KINSHASA, Congo — The 1-year-old daughter and the wife of the man who died of Ebola in Congo’s city of Goma this week have tested positive for the disease, health officials confirmed Thursday, while Rwanda briefly closed its border with Congo over the virus outbreak that now enters its second year.
It is the first transmission of Ebola inside Goma, a city of more than 2 million people on the Rwandan border, a scenario that health experts have long feared. The painstaking work of finding, tracking and vaccinating people who had contact with the man — and the contacts of those contacts — has begun.
The man died on Wednesday after spending several days at home with his large family while showing symptoms. Congo’s presidency said the entire family was at “high risk” and in quarantine. The Ebola coordinator for North Kivu province, Dr. Aruna Abedi, confirmed the wife’s case to The Associated Press hours after that of the child.
“We’re seeing the first active transmission chain in Goma and expect more to come,” the International Rescue Committee’s Ebola response director, Andre Heller, warned in a statement.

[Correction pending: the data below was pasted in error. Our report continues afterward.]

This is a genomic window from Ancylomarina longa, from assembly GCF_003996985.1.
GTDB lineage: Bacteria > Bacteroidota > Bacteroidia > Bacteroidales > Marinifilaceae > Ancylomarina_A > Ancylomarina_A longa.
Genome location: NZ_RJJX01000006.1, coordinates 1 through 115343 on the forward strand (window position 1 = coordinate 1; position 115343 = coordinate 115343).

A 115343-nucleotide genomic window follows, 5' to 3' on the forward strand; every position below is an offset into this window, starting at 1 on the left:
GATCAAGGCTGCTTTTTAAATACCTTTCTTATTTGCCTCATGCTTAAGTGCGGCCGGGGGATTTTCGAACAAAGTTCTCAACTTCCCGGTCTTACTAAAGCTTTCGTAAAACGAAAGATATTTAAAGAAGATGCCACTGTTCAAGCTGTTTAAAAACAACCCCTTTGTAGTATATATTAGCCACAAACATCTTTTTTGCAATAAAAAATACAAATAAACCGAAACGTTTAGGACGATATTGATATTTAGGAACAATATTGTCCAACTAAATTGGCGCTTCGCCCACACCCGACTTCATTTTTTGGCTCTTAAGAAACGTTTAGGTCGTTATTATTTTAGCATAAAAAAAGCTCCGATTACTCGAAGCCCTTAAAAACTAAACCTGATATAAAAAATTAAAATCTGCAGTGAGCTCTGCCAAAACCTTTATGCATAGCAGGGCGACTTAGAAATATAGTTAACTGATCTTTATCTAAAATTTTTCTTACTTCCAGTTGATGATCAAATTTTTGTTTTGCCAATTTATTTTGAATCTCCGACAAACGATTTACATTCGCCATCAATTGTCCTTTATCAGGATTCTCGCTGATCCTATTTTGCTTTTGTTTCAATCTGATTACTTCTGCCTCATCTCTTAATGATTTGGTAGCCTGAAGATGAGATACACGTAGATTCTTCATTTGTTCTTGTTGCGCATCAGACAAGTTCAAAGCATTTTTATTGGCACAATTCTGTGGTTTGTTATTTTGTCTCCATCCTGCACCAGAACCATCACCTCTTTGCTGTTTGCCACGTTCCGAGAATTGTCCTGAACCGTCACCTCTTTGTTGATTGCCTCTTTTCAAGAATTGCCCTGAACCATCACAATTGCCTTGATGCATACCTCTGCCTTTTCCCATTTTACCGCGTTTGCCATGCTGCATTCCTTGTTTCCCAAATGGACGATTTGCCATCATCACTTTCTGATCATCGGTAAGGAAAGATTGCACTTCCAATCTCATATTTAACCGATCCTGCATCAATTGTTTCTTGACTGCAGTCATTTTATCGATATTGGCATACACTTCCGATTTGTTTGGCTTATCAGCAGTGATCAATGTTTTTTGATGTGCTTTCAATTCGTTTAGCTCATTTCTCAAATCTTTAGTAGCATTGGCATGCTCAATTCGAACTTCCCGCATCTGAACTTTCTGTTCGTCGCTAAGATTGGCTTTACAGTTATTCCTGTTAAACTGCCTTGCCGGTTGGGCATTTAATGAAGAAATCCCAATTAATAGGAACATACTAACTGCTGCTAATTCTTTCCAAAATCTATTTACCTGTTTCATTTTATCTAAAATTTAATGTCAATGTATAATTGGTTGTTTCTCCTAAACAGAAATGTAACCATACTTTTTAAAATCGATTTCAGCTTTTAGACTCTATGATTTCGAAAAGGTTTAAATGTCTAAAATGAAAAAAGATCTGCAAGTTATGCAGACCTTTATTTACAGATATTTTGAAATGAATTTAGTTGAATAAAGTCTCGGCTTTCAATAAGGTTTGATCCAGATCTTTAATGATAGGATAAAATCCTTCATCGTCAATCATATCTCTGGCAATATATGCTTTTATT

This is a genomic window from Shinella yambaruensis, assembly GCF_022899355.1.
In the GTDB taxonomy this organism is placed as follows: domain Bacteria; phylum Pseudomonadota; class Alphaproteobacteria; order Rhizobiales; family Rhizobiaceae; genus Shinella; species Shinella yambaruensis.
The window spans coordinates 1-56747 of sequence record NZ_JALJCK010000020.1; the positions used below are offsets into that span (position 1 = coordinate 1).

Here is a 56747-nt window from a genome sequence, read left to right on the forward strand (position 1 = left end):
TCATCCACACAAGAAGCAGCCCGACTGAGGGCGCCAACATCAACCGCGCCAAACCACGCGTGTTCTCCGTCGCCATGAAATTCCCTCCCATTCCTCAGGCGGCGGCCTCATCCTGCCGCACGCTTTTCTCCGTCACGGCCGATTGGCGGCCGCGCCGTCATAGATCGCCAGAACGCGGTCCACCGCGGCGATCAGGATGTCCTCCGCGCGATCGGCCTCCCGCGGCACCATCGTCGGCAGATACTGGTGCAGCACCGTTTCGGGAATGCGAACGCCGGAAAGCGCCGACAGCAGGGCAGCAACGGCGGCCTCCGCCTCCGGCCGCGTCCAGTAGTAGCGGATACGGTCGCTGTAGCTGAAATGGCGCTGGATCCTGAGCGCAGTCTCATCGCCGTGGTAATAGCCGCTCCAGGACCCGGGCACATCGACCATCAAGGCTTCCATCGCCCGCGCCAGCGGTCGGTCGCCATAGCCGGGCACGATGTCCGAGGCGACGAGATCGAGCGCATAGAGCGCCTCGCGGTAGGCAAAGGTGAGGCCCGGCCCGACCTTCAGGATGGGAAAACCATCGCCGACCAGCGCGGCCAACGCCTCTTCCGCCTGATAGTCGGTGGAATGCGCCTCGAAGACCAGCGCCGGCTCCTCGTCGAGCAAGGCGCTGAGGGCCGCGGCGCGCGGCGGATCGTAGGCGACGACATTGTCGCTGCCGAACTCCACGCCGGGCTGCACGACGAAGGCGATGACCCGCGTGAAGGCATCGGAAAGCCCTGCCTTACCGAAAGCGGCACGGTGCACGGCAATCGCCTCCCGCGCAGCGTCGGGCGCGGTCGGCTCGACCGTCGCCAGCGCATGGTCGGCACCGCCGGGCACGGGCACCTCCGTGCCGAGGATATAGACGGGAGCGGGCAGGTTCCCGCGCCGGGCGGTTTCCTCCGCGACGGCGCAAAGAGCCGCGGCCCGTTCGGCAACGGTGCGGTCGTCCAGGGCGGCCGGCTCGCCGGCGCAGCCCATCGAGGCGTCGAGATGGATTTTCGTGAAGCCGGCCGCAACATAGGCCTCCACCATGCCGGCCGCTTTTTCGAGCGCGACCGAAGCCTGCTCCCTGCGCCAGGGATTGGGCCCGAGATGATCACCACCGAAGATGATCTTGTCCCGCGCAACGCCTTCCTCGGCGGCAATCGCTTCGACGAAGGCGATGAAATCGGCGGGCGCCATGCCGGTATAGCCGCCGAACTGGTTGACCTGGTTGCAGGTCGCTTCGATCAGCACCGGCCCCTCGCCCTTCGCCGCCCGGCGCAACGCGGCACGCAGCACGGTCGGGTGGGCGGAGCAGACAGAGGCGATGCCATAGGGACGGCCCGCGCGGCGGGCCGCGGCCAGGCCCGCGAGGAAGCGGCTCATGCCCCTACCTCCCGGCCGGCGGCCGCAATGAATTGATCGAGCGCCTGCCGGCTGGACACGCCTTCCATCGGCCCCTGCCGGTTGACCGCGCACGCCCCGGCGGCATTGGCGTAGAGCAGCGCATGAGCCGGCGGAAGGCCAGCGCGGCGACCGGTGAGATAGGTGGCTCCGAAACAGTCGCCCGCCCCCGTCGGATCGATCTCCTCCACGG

This outbreak has killed more than 1,800 people, nearly a third of them children. It is now the second-deadliest Ebola outbreak in history, and last month the World Health Organization declared it a rare global emergency. — (AP)
Rwanda’s state minister for foreign affairs Olivier Nduhungirehe confirmed the border closure, a day after WHO officials praised African nations for keeping their borders open. Last week Saudi Arabia stopped issuing visas to people from Congo while citing the Ebola outbreak, shortly before the annual hajj pilgrimage there this month.
Congo’s presidency condemned Rwanda’s decision, and Congolese at the busy border expressed frustration. “I can’t understand why they don’t just test us instead of closing these borders,” said Angel Murhula, who works in Rwanda.
Several hours later Congo’s presidency said the border had reopened. A Rwanda health ministry statement called the events a “traffic slowdown” as surveillance for Ebola was reinforced. The ministry advised against unnecessary travel to the Goma area.
WHO has recommended against travel restrictions amid the outbreak but says the risk of regional spread is “very high.” Any border closure is likely to push people to avoid formal immigration posts. In June, three people who crossed on an unguarded footpath into Uganda died there before their family members were taken back to Congo for treatment — (AP)